That’s a difficult question to answer. Some scientists are convinced that with enough data and effective algorithms, one can find out what holds the world together at the most fundamental level. The classic scientific triad - hypothesis, experiment, analysis - would thus be overcome. It’s true that collecting and analysing data can lead to new insights, but ultimately we need researchers who recognise the underlying fundamental connections. Data science provides us with better empirical tools, which in turn help us to improve our theories.
Digitalisation is a source of anxiety for many people. Can you understand why?
I can certainly understand why. Change often leads to anxiety. The point is that we can’t choose whether to join the digital transformation or not. We can only choose whether to see it as an opportunity or to stand on the sidelines - which is guaranteed to end in failure.
What is your response to people who are anxious?
We have to show them the exciting opportunities and explain that from a historical perspective we have always advanced when powerful new technologies were introduced. Two hundred years ago, 95% of people in Switzerland worked in agriculture. Today, that figure is just 3%. However trite it may sound, we have to tackle change with enthusiasm, curiosity and a positive attitude. Only then does it become an opportunity. This recipe has worked in the past, and there is a strong probability that it will work in the future too.
If you think about the interference in the run-up to the French elections or the recent cyber-attacks, the question nevertheless arises: does digitalisation pose a threat to our liberal society?
Obviously, such developments must be monitored closely. Democracy is under pressure at the moment. That’s why we need informed, enlightened people who are able to question information critically.
Isn’t there also a need for better technical safeguards?
A society must always protect itself against threats. Zurich used to have a city wall made of bricks, but today we need IT walls like the ones we have been building at ETH’s Zurich Information Security & Privacy Center (ZISC) since 2003.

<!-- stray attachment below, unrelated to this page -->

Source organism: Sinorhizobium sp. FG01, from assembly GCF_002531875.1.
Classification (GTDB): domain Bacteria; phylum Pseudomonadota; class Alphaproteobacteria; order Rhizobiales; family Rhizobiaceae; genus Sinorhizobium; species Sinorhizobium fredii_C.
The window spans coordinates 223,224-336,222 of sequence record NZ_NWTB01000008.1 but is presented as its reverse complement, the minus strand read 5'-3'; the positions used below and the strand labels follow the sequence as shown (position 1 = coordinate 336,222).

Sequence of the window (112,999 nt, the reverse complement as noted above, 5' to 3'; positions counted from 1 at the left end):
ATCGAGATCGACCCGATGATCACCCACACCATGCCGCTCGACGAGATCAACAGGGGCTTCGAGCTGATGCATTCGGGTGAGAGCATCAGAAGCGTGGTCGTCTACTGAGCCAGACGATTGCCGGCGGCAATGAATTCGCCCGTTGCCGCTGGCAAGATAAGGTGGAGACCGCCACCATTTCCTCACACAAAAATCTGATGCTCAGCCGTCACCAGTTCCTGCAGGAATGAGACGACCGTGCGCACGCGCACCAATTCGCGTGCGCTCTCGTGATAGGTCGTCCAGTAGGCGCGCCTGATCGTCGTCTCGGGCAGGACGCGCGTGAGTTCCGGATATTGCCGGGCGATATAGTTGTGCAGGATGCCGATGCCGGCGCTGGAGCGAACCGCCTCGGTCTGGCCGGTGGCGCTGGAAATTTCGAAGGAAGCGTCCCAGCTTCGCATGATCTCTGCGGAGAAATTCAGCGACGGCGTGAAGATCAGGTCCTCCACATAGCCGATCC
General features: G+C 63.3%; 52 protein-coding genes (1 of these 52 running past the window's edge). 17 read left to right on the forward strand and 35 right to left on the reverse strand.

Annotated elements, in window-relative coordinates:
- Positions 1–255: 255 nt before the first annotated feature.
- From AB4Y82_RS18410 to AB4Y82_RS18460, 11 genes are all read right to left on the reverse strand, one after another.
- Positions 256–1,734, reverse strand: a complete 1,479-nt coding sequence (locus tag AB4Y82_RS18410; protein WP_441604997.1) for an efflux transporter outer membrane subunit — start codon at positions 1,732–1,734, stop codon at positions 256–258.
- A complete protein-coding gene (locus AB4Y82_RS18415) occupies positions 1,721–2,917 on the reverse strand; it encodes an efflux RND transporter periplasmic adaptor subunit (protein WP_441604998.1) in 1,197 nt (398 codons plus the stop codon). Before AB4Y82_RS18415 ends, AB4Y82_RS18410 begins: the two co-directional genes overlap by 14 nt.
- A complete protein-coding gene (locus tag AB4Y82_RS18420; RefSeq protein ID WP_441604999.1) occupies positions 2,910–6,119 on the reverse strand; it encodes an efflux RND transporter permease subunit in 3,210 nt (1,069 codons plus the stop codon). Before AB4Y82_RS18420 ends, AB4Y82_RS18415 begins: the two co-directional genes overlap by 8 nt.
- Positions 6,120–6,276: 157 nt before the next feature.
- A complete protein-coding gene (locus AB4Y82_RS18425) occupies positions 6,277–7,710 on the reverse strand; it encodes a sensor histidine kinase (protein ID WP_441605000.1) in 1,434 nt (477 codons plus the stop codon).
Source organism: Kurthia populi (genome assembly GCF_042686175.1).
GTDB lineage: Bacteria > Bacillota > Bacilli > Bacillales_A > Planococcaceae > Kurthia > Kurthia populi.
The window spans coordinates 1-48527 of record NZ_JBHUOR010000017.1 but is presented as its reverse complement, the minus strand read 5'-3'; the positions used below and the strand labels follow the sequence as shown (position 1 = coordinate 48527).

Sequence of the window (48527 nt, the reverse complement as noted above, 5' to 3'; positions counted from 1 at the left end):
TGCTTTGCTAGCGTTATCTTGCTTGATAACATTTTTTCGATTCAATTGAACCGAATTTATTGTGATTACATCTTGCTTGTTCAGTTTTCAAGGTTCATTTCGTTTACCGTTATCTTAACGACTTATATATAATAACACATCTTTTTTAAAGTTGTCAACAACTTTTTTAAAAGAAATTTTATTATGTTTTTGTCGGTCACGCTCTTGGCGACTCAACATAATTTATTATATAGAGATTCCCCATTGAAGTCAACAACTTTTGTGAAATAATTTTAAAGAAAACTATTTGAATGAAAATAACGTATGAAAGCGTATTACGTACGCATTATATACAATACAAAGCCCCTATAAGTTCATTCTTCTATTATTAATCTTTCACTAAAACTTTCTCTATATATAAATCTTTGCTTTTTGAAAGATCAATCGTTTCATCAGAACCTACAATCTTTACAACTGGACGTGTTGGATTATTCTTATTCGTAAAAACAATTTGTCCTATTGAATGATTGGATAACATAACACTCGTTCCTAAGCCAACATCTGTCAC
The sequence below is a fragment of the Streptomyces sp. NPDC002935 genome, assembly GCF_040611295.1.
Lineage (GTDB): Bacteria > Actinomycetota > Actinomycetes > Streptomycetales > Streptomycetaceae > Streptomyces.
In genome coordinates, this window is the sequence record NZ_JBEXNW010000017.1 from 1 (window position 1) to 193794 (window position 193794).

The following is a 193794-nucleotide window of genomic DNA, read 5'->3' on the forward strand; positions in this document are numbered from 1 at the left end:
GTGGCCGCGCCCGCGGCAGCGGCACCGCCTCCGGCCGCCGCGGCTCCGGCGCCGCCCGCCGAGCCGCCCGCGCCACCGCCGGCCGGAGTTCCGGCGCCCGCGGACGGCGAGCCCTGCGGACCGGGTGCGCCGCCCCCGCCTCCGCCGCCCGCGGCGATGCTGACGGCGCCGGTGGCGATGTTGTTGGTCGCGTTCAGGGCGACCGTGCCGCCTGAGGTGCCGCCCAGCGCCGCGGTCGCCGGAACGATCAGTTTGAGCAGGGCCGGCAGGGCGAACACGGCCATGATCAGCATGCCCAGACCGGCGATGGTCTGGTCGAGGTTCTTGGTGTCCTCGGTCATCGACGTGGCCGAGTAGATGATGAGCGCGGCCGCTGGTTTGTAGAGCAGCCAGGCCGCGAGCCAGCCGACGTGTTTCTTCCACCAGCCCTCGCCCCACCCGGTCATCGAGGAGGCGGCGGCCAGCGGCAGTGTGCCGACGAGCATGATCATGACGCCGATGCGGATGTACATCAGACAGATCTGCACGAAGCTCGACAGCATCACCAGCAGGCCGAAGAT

Researchers at ZISC have proposed creating a new foundation for the internet. Is that realistic?
This project represents a huge opportunity. The foundations of the internet were developed under very different circumstances than those prevailing today. Actually, it’s a wonder that this structure still works so well. The project known as SCION (Scalability, Control and Isolation on Next-Generation Networks) now allows secure data transfer. Thanks to ETH, Switzerland could become the first country with a secure internet - and this would open the doors for many exciting applications.
Safety in cyberspace - the Cyber Risks Summit
New information and communication technology (ICT) not only offers huge opportunities; it also involves risks. To counter these risks, it is important to understand the theoretical foundations of information security. There is also a need for practical knowledge of how to handle security threats. At the Cyber Risks Summit, the keynote speakers will report on new research findings. In the second part of the summit, a panel discussion will examine the question of how Switzerland can become the first ‘internet-secure country’.
Monday, 26 June 2017, 2.15’8.30 p.m.
ETH Main Building, Auditorium Maximum
Programme and registration at: zisc.ethz.ch/events/summit/